For those looking to increase marketing spend or improve accounting, growth vouchers will give female entrepreneurs up to £2,000. It's never too late to learn about necessary skills such as PR for your women-owned small business.
London may be the capital and economic hub of Great Britain, but if you're located in Scotland, there are great grants available. These programs allow for local economies to grow. If you're not in Scotland, make sure to research your own local area and council.
This grant specifically targets small- to medium-size enterprises in Scotland. If you're doing any kind of research and development with a commercial endpoint, you could get up to £100,000 for a feasibility study and up to £600,000 for the R&D project.
Anyone can apply for free for business rates relief, which can give money back to those whose businesses have a combined rateable value of £35,000 or less. For those paying less than £10,000, you may get relief at 100%. You must apply for this through your local council.
If your business puts money back into the Scottish economy and is mainly funded through the private sector, you may be eligible for up to £10,000. This grant specifically focuses on growing the Scottish economy.
If your business is in a niche market, you might find a grant specific to the industry. For a diversified and strong economy, businesses of all types need to be represented.
For those in the arts space who live in Northern Ireland, the Arts Council provides a variety of grants. These cover anything from small businesses and those starting bands to apprenticeship programs and public art.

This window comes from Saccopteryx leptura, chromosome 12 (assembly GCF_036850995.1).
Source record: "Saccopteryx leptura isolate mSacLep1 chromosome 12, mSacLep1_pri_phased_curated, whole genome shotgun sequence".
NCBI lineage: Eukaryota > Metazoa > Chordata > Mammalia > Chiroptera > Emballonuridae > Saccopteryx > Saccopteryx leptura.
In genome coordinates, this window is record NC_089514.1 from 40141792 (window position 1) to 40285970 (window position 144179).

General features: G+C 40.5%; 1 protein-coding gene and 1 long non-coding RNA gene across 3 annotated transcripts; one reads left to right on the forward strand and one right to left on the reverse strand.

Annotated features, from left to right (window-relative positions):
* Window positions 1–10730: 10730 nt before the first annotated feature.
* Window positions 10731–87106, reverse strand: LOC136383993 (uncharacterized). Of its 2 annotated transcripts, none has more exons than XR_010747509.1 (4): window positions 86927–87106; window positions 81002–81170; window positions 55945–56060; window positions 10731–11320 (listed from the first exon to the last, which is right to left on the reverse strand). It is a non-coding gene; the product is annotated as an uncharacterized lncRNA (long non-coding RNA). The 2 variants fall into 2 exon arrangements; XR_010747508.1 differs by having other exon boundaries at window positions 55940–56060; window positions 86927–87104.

This £8 million fund from the University of Chester assists businesses in the chemical sector. If your business is in the northwest of England, this fund can help buy equipment and enable other capital investment leading to regional job growth.
Those in the childcare business can benefit from this grant. The grant is currently closed to applicants (as of November 2016), but will be re-opening with revised guidelines soon.
This initiative can help small businesses in the hospitality industries located in Wales build their companies.
13. Funding Xchange
If traditional banks turn down your small business loan, you may still be able to get them to loan you money. Not all businesses are turned away due to viability of business. Funding Xchange seeks to turn traditional bank loans into a crowdsource of banks: Instead of one bank lending you the full loan amount, up to nine banks will lend you different parts of your loan under one loan.
14. Peer-to-Peer Loans
Look no further than your fellow citizens: Recently, more peer-to-peer funding sites have popped up. There you can find a group of people willing to fund your business. Or maybe you'll decide to become a funder yourself. Some popular UK-based peer-to-peer loan organisations include RateSetter, Zopa, Lending Works, and Funding Circle.
15. Startup-specific Loans
If you're a startup and are willing to take a loan, these companies specifically work to fund ideas and innovation in the technology space. Start Up Loans will loan up to £25,000 to start ups that qualify. Big Issue Invest works more like venture capital funding, focusing on social enterprises and charities. The Prince's Trust focuses on startups with founders between the ages of 18 to 30 with a low-interest loan.
Finding funding can see daunting, but you can do it. There are tons of grants opportunities for women entrepreneurs. With the powerful effect women entrepreneurs have on the UK economy, financing a woman-owned business is an important step for both the business owner and the public.